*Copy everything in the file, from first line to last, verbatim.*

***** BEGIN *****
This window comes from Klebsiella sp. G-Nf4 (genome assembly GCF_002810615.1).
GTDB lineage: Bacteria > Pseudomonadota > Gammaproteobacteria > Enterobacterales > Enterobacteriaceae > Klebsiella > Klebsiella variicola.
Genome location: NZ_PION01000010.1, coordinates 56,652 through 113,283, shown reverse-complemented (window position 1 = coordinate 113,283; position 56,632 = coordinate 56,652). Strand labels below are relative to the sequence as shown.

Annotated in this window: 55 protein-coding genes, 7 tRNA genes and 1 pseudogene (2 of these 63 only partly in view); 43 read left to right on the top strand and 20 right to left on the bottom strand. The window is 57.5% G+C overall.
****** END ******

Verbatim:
This window comes from Klebsiella sp. G-Nf4 (genome assembly GCF_002810615.1).
GTDB lineage: Bacteria > Pseudomonadota > Gammaproteobacteria > Enterobacterales > Enterobacteriaceae > Klebsiella > Klebsiella variicola.
Genome location: NZ_PION01000010.1, coordinates 56,652 through 113,283, shown reverse-complemented (window position 1 = coordinate 113,283; position 56,632 = coordinate 56,652). Strand labels below are relative to the sequence as shown.

Annotated in this window: 55 protein-coding genes, 7 tRNA genes and 1 pseudogene (2 of these 63 only partly in view); 43 read left to right on the top strand and 20 right to left on the bottom strand. The window is 57.5% G+C overall.